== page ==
NEWS & EVENTS
According to Sinsky, Vice President of Professional Satisfaction at the American Medical Association, 54% of primary care providers are burned out, and the electronic health record (EHR) contributes to this statistic. “Health care providers can sometimes feel like clerical workers,” she said. Metrics, such as percentage of EHR “clicks” occurring on the weekend (the “Pajama-Time Metric”) can be used to capture the late-night documentation practices of physicians. Physician turnover, due to burnout, is expensive for healthcare systems.
Dr. Sinsky’s team developed a “Joy in Work” survey, called the Mini-Z, used nationally by multiple health systems to monitor an organization’s staff burnout. Innovative organizations have even tied senior leadership’s compensation to its staff’s level of “joy in work” to incentivize avoiding burnout and to promote a culture of wellness.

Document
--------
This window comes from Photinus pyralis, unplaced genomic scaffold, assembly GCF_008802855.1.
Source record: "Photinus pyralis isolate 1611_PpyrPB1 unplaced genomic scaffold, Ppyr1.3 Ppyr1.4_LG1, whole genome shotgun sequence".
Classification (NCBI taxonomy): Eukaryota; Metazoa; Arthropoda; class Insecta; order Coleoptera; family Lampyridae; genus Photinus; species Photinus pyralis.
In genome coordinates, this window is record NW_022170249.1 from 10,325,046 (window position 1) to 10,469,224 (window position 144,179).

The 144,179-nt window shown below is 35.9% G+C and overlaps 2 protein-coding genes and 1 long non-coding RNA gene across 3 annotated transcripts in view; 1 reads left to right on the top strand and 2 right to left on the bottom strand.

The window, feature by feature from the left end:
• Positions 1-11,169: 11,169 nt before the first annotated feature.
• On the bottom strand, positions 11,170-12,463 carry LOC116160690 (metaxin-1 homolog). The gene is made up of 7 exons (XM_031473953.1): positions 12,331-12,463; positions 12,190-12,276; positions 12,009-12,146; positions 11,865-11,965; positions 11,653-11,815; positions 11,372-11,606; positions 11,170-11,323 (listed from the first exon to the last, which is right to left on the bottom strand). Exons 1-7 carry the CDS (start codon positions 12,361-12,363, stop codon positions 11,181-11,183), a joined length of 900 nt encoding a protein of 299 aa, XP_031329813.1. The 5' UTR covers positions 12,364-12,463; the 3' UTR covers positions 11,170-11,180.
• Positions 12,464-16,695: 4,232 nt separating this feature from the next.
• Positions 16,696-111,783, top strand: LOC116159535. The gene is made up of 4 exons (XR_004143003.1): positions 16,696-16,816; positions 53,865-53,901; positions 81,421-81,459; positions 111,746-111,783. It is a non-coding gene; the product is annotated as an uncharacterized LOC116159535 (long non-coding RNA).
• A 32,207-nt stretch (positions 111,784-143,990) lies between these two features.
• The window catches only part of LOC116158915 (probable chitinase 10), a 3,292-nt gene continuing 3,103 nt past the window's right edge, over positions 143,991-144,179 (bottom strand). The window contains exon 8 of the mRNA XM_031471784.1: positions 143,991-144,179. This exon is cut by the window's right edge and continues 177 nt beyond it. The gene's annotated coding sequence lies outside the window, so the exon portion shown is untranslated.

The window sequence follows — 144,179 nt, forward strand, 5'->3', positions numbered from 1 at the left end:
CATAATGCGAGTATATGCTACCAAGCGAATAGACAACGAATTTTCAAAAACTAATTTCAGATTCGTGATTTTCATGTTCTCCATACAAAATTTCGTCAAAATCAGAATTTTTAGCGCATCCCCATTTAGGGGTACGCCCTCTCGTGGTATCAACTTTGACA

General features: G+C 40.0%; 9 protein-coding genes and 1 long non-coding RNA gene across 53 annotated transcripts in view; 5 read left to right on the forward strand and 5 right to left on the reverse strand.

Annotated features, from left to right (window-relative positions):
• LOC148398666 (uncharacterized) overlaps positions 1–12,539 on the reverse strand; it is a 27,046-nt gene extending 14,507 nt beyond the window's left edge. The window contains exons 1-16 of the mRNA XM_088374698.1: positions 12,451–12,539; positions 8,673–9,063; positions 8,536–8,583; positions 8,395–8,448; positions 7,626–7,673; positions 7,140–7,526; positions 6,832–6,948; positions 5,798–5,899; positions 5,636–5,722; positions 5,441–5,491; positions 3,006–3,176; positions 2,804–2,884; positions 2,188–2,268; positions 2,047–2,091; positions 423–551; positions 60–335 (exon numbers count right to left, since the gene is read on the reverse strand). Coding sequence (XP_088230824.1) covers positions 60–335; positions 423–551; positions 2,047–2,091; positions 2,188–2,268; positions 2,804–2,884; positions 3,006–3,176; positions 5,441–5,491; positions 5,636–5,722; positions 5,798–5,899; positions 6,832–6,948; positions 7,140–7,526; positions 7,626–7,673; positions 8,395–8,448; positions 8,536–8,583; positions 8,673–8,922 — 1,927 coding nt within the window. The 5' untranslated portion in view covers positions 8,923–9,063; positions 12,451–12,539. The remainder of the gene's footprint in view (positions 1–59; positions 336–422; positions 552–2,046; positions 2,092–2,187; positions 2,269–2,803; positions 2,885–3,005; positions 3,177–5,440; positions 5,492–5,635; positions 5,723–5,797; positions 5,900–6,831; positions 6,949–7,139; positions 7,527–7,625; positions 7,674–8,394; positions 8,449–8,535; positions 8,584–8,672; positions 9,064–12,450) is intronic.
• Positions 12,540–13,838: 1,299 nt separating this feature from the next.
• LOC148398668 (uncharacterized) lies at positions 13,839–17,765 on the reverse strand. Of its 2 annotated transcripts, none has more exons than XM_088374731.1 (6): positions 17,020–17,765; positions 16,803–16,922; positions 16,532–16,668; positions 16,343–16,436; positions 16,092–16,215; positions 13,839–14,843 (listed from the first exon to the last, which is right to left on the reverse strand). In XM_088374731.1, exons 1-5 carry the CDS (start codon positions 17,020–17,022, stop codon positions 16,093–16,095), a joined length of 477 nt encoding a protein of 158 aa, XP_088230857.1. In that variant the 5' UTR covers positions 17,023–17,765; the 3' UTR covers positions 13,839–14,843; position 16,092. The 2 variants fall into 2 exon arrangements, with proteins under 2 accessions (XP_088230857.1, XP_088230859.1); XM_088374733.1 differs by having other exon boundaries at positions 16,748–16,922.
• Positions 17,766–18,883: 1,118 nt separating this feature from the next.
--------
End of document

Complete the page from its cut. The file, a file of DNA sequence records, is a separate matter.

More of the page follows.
MHVC was well-represented at the conference with four posters detailing work about 1) leveraging community partnerships to address social determinants of health in the emergency department (ED); 2) behavioral health organizational readiness for tobacco cessation efforts; 3) reducing behavioral health ED admissions; and 4) combating the opioid epidemic through real-time data tracking and reporting.
Additionally, Sinsky identified several strategies for avoiding provider burnout and increasing Joy in Work, including planning ahead, distributing the work so all team members work at the top of their licenses, and ensuring streamlined communication between team members. Specific strategies are available here. Many of our MHVC partners have expressed interest in creating Joy in Work metrics. If you have stories to share, please contact Kathleen McAuliff at email@example.com.